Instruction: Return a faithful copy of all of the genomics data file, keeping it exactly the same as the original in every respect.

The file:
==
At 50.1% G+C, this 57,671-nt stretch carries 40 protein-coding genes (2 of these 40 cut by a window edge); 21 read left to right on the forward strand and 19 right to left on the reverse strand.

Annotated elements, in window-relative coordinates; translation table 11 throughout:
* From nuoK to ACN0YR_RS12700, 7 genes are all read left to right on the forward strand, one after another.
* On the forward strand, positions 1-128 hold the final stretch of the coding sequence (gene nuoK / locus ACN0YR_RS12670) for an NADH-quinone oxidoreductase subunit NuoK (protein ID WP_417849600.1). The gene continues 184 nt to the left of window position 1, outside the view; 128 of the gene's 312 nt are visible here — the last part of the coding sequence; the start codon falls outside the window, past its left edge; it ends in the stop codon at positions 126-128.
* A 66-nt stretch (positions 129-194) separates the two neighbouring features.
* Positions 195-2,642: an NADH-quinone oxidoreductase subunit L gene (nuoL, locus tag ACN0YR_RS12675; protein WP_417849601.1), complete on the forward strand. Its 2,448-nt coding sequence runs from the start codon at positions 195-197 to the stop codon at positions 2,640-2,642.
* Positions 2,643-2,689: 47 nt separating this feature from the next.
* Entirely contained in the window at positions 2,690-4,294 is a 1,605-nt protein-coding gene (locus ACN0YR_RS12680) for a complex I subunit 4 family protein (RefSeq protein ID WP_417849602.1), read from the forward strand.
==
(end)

At 50.1% G+C, this 57,671-nt stretch carries 40 protein-coding genes (2 of these 40 cut by a window edge); 21 read left to right on the forward strand and 19 right to left on the reverse strand.

Annotated elements, in window-relative coordinates; translation table 11 throughout:
* From nuoK to ACN0YR_RS12700, 7 genes are all read left to right on the forward strand, one after another.
* On the forward strand, positions 1-128 hold the final stretch of the coding sequence (gene nuoK / locus ACN0YR_RS12670) for an NADH-quinone oxidoreductase subunit NuoK (protein ID WP_417849600.1). The gene continues 184 nt to the left of window position 1, outside the view; 128 of the gene's 312 nt are visible here — the last part of the coding sequence; the start codon falls outside the window, past its left edge; it ends in the stop codon at positions 126-128.
* A 66-nt stretch (positions 129-194) separates the two neighbouring features.
* Positions 195-2,642: an NADH-quinone oxidoreductase subunit L gene (nuoL, locus tag ACN0YR_RS12675; protein WP_417849601.1), complete on the forward strand. Its 2,448-nt coding sequence runs from the start codon at positions 195-197 to the stop codon at positions 2,640-2,642.
* Positions 2,643-2,689: 47 nt separating this feature from the next.
* Entirely contained in the window at positions 2,690-4,294 is a 1,605-nt protein-coding gene (locus ACN0YR_RS12680) for a complex I subunit 4 family protein (RefSeq protein ID WP_417849602.1), read from the forward strand.